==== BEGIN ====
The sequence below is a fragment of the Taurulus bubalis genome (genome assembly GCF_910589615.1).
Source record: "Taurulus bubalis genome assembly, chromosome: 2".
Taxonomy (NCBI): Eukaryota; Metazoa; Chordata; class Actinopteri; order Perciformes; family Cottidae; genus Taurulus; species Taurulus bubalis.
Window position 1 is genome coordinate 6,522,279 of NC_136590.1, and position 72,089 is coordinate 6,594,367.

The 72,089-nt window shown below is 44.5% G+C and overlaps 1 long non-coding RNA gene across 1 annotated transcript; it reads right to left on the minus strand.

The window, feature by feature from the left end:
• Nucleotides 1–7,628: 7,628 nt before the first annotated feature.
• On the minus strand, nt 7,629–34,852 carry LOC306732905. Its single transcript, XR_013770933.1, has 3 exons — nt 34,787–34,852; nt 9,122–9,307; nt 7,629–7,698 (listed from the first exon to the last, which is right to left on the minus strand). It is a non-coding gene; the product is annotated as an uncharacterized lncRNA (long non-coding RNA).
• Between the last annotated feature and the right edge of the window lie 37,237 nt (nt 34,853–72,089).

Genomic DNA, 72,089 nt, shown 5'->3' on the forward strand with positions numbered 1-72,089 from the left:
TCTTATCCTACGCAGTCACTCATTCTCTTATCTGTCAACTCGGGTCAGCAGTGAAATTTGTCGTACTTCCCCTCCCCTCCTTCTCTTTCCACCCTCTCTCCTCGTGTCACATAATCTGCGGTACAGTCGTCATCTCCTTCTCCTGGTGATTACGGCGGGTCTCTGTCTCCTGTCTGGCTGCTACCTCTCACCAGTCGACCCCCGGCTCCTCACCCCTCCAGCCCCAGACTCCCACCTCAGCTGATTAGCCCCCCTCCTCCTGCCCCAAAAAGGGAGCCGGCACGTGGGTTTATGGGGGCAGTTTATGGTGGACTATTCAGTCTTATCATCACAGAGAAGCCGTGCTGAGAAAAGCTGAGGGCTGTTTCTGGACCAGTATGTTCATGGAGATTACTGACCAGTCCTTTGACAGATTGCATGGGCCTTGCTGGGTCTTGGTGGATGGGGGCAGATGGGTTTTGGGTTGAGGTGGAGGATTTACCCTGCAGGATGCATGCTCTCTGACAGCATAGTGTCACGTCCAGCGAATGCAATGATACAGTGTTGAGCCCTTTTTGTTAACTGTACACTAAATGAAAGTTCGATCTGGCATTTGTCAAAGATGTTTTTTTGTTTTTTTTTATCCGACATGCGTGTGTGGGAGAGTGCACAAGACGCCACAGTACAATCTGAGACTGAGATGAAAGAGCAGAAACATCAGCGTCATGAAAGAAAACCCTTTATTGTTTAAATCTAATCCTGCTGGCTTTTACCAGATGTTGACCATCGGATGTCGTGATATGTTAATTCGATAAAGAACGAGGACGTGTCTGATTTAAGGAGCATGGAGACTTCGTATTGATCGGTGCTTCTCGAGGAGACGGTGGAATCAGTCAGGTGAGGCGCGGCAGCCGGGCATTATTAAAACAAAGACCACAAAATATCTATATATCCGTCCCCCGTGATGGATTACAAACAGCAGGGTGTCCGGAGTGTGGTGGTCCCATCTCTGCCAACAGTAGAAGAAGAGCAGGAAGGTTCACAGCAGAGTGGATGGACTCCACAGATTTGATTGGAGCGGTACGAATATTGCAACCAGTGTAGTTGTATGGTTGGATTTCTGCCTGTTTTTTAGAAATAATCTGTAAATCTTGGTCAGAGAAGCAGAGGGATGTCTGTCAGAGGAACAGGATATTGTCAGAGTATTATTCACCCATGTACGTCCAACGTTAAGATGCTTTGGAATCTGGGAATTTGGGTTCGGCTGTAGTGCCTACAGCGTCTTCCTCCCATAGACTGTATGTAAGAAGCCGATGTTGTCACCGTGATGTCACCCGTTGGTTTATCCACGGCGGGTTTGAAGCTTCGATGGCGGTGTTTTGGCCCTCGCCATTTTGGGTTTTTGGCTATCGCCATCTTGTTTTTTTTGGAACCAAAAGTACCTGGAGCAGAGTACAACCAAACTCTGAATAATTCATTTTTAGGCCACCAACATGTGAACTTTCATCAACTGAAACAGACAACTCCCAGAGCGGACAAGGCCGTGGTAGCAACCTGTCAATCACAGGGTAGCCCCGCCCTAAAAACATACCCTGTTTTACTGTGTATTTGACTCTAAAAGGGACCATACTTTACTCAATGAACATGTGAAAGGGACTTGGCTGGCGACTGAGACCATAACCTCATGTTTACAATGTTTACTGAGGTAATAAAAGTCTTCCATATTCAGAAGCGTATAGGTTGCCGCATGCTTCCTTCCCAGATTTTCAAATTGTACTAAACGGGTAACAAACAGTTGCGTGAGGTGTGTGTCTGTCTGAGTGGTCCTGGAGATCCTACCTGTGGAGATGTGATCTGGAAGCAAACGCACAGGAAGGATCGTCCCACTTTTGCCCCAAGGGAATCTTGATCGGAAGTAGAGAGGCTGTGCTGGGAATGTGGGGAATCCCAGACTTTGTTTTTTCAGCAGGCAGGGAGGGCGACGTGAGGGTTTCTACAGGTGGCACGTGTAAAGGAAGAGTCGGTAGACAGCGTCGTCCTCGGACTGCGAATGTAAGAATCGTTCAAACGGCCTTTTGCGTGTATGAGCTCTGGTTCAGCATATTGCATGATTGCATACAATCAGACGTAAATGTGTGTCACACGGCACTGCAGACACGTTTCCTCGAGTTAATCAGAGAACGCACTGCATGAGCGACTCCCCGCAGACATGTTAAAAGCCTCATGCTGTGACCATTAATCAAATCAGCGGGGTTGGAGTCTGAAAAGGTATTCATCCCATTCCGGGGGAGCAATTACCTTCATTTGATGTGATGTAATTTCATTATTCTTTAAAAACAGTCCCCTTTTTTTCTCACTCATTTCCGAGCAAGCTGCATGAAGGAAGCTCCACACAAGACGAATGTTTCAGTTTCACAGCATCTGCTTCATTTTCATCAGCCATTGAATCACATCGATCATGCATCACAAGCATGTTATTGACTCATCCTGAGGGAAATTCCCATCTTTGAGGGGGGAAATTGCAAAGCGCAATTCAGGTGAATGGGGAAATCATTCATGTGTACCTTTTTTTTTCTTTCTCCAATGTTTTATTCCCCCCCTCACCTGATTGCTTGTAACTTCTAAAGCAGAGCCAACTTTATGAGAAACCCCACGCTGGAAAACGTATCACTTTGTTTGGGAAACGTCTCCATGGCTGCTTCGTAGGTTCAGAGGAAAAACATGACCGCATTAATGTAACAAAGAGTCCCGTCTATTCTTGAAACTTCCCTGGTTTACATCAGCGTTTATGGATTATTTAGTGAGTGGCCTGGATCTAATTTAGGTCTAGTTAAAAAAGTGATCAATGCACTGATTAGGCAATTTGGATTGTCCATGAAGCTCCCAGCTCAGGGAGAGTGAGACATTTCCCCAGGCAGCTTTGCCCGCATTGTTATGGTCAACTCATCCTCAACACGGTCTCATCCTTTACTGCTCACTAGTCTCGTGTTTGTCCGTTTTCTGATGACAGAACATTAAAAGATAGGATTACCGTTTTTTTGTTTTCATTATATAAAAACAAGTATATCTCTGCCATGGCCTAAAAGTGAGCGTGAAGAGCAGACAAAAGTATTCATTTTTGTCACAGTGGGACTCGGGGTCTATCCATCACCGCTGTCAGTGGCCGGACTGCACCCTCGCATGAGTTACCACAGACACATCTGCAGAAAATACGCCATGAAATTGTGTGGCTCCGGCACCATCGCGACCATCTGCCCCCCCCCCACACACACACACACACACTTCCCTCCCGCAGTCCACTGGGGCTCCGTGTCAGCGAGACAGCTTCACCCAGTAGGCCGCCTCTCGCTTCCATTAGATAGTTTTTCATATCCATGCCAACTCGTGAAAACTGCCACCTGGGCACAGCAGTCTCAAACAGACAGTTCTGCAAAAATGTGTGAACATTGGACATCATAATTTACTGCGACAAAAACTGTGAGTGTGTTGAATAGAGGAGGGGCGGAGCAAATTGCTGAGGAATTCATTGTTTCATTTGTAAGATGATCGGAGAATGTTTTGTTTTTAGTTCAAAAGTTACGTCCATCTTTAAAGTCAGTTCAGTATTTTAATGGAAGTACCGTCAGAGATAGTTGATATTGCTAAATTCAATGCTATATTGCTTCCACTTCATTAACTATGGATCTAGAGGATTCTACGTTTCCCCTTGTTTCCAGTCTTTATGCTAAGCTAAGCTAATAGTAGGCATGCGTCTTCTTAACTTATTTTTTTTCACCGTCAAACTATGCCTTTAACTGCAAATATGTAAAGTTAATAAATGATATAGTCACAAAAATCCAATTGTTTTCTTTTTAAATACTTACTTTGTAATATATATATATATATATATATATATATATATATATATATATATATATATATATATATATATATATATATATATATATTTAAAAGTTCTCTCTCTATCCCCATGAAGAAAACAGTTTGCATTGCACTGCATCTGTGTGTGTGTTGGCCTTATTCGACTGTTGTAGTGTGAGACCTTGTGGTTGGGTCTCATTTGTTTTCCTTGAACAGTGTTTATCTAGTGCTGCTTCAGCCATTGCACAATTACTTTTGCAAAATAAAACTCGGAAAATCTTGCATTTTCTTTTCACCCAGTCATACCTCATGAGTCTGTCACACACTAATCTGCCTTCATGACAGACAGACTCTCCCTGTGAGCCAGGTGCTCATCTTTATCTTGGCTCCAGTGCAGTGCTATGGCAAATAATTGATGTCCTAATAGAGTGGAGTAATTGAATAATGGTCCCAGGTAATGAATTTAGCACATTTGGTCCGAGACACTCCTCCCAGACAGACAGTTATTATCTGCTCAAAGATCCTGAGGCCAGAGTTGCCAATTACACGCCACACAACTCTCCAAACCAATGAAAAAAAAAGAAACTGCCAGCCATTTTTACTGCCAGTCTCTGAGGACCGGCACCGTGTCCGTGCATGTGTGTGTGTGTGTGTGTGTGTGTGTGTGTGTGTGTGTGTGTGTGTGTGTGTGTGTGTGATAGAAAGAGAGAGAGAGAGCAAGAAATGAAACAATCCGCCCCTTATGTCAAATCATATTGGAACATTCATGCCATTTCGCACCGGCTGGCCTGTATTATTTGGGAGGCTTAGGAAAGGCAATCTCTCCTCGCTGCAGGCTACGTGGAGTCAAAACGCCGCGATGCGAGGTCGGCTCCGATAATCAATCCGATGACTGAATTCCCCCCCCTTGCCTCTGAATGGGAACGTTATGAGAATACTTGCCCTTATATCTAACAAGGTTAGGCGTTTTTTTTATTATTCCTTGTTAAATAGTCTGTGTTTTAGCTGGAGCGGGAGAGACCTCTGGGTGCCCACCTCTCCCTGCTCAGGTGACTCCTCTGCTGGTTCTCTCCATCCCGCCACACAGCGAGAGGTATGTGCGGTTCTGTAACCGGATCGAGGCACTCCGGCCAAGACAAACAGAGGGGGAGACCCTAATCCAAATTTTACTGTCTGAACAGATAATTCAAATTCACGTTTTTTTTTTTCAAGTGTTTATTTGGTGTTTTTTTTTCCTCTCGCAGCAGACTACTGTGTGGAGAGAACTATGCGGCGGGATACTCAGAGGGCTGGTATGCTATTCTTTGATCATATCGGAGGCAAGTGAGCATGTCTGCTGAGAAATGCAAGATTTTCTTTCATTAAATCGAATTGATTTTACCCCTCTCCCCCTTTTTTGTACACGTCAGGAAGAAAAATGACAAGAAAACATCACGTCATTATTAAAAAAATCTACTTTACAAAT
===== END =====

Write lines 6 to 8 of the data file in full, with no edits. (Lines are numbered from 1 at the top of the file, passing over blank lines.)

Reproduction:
The window, feature by feature from the left end:
• Nucleotides 1–7,628: 7,628 nt before the first annotated feature.
• On the minus strand, nt 7,629–34,852 carry LOC306732905. Its single transcript, XR_013770933.1, has 3 exons — nt 34,787–34,852; nt 9,122–9,307; nt 7,629–7,698 (listed from the first exon to the last, which is right to left on the minus strand). It is a non-coding gene; the product is annotated as an uncharacterized lncRNA (long non-coding RNA).